Mexico City. During the launch of the Peace without Arms campaign promoted by various non-governmental organizations, Global Exchange reported that between 2006 and 2019, 80 percent of the weapons legally imported by Mexico came from the United States, a country from where 70 percent of the weapons were also introduced. illegal weapons to the country. In that period, according to the Mexican Commission for the Defense and Promotion of Human Rights, 147 thousand weapons of various caliber were legally imported.
According to organizations such as Stop Us Arms to Mexico, Centro de Estudios Ecuénicos, Global Exchange, in Mexico the Secretariat of National Defense has a monopoly on imports, production and commercialization, but their operation, they denounced, is carried out in total opacity because In the vast majority of these imports, the final destination was not the armed forces but the police corporations, with the aggravating circumstance that many have been “lost” in possession of them and later used by organized crime.
Taking stock of the impact of the growing acquisition of weapons in Mexico, it goes beyond militarization in security strategies, but has other impacts on daily use. Nancy Carmona de Equis, Justice for Women, denounced that in the framework of the worsening of femicides in Mexico, the use of firearms in 2006 caused 3 out of 10 violent deaths of women, while by 2020, it doubled, because now six are committed, with the characteristic that now there are more and more murders on public roads.
The pronouncement of several organizations demanding a Peace without arms highlights that “armed violence has drastically increased in Mexico in recent years. Although this type of violence responds to multiple factors, the proximity to the United States, being the largest producer and consumer of firearms in the world, as well as the decision to militarize security in Mexico.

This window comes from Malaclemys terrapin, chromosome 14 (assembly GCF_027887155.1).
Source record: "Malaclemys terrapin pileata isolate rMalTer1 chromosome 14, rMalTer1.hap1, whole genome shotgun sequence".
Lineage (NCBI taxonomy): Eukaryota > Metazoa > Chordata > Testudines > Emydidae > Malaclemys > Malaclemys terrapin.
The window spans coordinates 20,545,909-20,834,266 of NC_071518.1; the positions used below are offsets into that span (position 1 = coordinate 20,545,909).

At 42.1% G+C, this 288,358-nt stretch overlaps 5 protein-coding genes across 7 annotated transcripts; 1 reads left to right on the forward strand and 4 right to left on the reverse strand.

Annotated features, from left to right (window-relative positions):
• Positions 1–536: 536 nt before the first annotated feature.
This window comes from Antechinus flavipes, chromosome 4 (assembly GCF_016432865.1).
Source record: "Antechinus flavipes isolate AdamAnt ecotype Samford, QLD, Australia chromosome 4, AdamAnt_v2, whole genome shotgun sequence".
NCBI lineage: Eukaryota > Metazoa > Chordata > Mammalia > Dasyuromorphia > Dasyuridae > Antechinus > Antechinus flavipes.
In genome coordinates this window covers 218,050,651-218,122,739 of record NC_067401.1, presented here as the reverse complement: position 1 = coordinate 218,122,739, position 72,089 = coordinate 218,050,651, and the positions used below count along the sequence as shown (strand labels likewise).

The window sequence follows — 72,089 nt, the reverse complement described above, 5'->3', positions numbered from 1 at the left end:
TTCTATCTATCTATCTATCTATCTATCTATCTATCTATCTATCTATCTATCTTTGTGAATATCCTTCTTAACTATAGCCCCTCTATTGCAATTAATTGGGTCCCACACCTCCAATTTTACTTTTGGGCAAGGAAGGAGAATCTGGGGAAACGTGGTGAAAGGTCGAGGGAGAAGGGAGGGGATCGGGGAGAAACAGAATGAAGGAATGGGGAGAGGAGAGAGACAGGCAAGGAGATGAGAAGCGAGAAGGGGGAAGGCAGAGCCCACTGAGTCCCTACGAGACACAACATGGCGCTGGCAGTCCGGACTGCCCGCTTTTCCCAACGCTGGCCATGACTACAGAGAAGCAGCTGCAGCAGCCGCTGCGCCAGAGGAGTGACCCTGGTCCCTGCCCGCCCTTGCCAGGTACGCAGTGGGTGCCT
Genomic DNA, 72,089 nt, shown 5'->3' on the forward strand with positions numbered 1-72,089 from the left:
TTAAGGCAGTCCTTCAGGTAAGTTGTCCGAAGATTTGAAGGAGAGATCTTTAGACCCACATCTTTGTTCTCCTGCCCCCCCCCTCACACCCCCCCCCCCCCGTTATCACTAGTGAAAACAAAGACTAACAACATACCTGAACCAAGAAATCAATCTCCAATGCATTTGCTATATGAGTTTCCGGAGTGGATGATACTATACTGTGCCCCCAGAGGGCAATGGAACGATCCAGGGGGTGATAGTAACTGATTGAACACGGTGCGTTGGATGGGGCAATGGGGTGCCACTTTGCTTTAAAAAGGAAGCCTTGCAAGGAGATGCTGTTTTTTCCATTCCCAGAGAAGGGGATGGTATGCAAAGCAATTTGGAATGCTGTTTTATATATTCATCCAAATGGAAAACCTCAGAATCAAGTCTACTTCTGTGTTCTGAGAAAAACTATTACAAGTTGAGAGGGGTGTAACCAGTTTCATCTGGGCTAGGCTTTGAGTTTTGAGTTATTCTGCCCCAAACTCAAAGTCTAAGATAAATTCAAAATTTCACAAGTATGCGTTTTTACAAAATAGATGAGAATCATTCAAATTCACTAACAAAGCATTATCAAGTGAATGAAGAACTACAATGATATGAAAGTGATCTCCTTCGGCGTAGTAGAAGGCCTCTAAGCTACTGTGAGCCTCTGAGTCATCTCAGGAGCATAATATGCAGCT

When denouncing the lack of transparency in the importation of weapons into the country – beyond those that are introduced illegally – they questioned the opacity assumed by the Sedena. The seriousness of this behavior is evident, they said, because according to information from the Secretary of Foreign Relations and the US Office of Alcohol, Tobacco and Firearms, of the total number of weapons recovered in Mexico in crime scenes “between 70 and 90 per one hundred were imported from the United States ”.
For this reason, they demanded that the federal government adopt a punctual and transparent strategy to adequately monitor the legal imports of arms into the country, including: transparent records; controls and tracking of the final use of weapons; design a public policy on arms control in the country, among other aspects.